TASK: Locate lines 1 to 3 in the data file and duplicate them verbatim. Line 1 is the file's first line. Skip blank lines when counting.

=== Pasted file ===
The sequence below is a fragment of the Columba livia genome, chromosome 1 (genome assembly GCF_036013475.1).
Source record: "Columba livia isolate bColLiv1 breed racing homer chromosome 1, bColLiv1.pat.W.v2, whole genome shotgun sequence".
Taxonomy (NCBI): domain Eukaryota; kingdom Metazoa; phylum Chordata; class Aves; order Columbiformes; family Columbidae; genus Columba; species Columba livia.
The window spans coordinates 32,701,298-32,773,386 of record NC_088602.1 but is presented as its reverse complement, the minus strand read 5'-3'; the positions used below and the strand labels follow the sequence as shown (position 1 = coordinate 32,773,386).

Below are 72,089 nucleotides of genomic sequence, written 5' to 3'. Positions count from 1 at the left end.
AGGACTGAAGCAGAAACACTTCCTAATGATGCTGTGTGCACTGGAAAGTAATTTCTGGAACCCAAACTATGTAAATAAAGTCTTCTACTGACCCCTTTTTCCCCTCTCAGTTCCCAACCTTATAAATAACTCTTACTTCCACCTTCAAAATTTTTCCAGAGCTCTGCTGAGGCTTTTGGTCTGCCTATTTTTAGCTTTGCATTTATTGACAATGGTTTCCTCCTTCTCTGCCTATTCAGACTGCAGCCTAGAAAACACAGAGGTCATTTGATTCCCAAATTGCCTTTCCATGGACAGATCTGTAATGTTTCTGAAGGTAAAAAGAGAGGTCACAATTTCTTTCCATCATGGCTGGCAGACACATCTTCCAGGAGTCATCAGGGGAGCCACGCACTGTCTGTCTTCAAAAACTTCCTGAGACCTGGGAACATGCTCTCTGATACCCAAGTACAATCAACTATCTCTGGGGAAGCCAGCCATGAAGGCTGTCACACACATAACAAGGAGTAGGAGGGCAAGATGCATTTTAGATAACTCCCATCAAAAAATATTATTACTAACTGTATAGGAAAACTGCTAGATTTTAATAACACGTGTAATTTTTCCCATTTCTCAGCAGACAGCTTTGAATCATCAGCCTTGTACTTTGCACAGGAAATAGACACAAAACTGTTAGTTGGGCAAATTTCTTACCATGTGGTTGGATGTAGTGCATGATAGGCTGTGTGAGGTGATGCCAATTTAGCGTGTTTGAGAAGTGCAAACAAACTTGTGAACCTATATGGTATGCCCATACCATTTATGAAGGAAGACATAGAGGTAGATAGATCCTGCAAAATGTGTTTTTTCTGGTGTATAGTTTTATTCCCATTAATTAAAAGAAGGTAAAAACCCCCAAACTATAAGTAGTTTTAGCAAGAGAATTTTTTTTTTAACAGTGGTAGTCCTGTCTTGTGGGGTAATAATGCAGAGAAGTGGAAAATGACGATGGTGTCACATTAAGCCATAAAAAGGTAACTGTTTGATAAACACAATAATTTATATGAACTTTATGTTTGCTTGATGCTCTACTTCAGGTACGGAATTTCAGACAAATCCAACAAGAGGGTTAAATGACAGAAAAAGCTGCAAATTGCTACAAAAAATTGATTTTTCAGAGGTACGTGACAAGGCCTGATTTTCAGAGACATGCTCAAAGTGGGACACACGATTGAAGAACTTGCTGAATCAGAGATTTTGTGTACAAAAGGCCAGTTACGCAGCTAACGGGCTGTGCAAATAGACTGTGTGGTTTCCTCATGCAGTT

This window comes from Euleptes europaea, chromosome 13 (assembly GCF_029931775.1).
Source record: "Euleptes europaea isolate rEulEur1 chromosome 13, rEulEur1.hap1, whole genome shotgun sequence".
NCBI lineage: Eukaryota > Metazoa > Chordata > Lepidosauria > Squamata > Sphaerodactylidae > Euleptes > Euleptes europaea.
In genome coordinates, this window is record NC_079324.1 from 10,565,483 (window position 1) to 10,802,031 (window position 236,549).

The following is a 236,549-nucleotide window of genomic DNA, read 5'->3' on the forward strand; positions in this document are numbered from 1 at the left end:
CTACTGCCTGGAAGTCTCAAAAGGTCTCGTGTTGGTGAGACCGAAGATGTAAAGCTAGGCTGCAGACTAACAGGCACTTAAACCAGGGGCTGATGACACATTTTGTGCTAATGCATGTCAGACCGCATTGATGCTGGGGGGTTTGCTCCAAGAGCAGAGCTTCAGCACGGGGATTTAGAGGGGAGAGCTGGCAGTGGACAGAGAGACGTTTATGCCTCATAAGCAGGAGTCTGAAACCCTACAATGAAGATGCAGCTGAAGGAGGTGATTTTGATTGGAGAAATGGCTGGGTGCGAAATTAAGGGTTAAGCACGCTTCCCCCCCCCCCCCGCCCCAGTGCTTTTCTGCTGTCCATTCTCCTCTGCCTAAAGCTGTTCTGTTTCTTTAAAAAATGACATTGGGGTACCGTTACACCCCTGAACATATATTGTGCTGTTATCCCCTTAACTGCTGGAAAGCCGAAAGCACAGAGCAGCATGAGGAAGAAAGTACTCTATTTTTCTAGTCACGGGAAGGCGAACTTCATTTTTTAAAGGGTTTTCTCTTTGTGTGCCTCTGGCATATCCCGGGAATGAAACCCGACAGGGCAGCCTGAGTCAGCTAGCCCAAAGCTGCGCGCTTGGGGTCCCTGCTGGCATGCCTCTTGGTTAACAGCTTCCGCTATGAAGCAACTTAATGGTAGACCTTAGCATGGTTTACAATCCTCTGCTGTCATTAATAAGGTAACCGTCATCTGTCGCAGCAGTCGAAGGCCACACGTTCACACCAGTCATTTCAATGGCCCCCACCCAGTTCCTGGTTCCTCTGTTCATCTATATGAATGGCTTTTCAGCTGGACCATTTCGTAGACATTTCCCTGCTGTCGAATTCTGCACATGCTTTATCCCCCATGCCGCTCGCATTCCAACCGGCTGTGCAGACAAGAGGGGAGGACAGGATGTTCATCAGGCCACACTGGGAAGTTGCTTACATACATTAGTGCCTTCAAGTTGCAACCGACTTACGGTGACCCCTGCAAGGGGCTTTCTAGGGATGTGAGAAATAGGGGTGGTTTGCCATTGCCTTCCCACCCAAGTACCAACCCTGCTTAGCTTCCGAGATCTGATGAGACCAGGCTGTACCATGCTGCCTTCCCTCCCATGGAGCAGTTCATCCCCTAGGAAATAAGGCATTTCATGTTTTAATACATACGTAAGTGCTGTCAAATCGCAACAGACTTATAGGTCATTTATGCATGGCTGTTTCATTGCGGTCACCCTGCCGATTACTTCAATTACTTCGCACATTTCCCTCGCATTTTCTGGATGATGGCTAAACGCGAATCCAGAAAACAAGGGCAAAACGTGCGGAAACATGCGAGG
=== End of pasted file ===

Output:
The sequence below is a fragment of the Columba livia genome, chromosome 1 (genome assembly GCF_036013475.1).
Source record: "Columba livia isolate bColLiv1 breed racing homer chromosome 1, bColLiv1.pat.W.v2, whole genome shotgun sequence".
Taxonomy (NCBI): domain Eukaryota; kingdom Metazoa; phylum Chordata; class Aves; order Columbiformes; family Columbidae; genus Columba; species Columba livia.